tulipwood trees

Continued communication on carbon is key


The industry must continue to communicate timber’s role in mitigating climate change, another crisis that could turn the world upside down, writes American Hardwood Export Council European Director David Venables.

Pre-pandemic, the media and political profile of timber and forests were definitely on the rise.

In a breakthrough for our industry, journalists were starting to ask the right questions about forests, wood, carbon and climate change.

When we took our MultiPly cross-laminated U.S. tulipwood demonstration building to Madrid earlier this year, the media coverage was tremendous. It didn’t just feature in the architectural press, but on national TV and radio too, and the focus was on the value of timber construction in urban environments, building with low carbon materials, multi-storey wood buildings, healthier buildings, more sustainable buildings. All those messages we put out were picked up and broadcast loud and clear.

In another example in the UK, the BBC radio news magazine PM featured a focus on forests. It looked at their role in the carbon cycle and climate, at sustainable management and timber production. The BBC’s Costing the Earth series also included a programme on ‘Superwood’, focused on latest uses of timber and wood fibre and their environmental credentials.

At the same time the increasing refrain of political leaders and opinion formers is that we must stop deforestation. The message from timber and forestry sectors and NGOs finally seems to be hitting home; that forests and their capacity to sequester CO2 are vital to mitigating climate change and maintaining biodiversity.

What we are looking at is a potentially great opportunity for the timber industry, but to fully realise it we still have a communication job to do. We must do even more to convince politicians, the market and media that as well as combating deforestation, we should be using more and a greater variety of wood in a wider range of applications. That way we can simultaneously incentivize forest maintenance and lock carbon into buildings and products for years, even generations.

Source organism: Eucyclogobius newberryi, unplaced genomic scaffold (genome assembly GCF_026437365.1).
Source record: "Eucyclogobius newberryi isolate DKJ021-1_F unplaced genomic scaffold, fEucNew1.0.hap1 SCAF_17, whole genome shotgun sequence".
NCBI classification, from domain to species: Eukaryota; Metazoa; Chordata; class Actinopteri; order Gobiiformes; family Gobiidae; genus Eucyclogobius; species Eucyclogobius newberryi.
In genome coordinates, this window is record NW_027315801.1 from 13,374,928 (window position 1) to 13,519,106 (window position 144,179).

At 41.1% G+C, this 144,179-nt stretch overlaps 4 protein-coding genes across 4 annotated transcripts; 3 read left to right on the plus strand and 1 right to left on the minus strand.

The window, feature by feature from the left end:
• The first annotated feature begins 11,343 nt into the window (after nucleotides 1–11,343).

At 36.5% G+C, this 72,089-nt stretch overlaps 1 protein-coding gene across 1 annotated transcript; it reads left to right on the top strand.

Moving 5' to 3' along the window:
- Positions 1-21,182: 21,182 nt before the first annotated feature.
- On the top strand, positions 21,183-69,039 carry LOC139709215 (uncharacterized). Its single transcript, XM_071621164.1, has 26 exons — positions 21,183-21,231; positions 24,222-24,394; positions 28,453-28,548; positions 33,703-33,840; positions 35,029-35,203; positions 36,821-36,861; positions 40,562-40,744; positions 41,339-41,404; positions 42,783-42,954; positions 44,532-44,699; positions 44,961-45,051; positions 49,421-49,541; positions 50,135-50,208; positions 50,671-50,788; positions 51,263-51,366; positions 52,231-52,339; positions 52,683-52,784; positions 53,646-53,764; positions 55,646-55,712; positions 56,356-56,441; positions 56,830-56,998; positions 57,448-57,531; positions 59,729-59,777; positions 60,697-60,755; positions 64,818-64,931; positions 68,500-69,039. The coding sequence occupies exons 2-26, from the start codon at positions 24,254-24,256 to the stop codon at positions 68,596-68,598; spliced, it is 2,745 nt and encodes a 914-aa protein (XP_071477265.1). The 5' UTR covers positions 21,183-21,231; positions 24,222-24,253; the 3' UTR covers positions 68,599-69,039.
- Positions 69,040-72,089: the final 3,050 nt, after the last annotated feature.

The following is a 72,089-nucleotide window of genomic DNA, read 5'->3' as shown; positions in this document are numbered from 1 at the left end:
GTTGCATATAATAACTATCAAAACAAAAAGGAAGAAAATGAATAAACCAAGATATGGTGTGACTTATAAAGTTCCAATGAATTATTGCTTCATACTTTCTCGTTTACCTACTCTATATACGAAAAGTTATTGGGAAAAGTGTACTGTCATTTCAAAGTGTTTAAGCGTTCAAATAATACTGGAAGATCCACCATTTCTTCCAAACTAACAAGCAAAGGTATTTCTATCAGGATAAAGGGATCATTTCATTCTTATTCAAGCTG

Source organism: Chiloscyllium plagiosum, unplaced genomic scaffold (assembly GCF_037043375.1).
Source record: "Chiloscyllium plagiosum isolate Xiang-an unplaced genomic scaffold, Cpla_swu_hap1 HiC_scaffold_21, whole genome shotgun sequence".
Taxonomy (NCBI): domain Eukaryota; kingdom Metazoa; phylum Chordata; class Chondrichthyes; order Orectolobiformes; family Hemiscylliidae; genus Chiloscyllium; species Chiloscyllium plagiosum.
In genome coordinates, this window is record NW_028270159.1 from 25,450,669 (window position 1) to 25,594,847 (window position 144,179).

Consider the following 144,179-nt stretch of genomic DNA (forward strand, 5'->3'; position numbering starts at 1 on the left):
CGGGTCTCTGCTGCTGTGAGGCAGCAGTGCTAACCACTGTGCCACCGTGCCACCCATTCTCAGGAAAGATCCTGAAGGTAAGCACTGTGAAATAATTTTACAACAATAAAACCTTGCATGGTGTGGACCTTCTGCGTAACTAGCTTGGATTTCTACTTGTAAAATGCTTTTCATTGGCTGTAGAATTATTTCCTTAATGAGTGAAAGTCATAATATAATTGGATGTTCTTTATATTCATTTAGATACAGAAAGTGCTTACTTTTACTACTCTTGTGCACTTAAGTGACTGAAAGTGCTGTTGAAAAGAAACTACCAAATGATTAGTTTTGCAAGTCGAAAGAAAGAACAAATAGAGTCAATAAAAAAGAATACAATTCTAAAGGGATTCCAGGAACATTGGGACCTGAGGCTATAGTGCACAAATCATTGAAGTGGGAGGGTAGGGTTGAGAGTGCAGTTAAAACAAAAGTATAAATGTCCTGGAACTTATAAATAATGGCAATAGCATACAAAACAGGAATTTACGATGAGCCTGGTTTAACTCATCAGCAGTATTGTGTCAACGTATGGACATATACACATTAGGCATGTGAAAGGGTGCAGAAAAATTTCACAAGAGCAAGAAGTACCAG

AHEC takes a dual approach on this. We provide tools and solid data to support our claims for the renewability and legality of American hardwood. Our LCA tool, updated interactive forest map, and American Hardwood Export Profile documentation provide all the evidence to convince specifiers, end users and consumers of the sustainability of the resource.

At the same time we work with the creative industries, the architects and designers who shape what and how we consume and how we live. We support them in use of U.S. hardwoods in different ways and formats and, with the power that comes from combining knowledge of the material with creative minds, we’ve seen you can achieve almost anything.

And we’re continuing this work in the pandemic. We’re working with nine designers in lockdown across Europe, their challenge to design furniture in cherry, maple and/or red oak that will ultimately come together in one installation.

The pandemic has shown how a crisis can turn the world upside down and I believe it will sharpen the realisation that climate change is another crisis that can do the same. Against that backdrop, the onus is even more on our industry to communicate and continue to raise the profile of timber and forests as part of the climate change solution.


David Venables
AHEC Director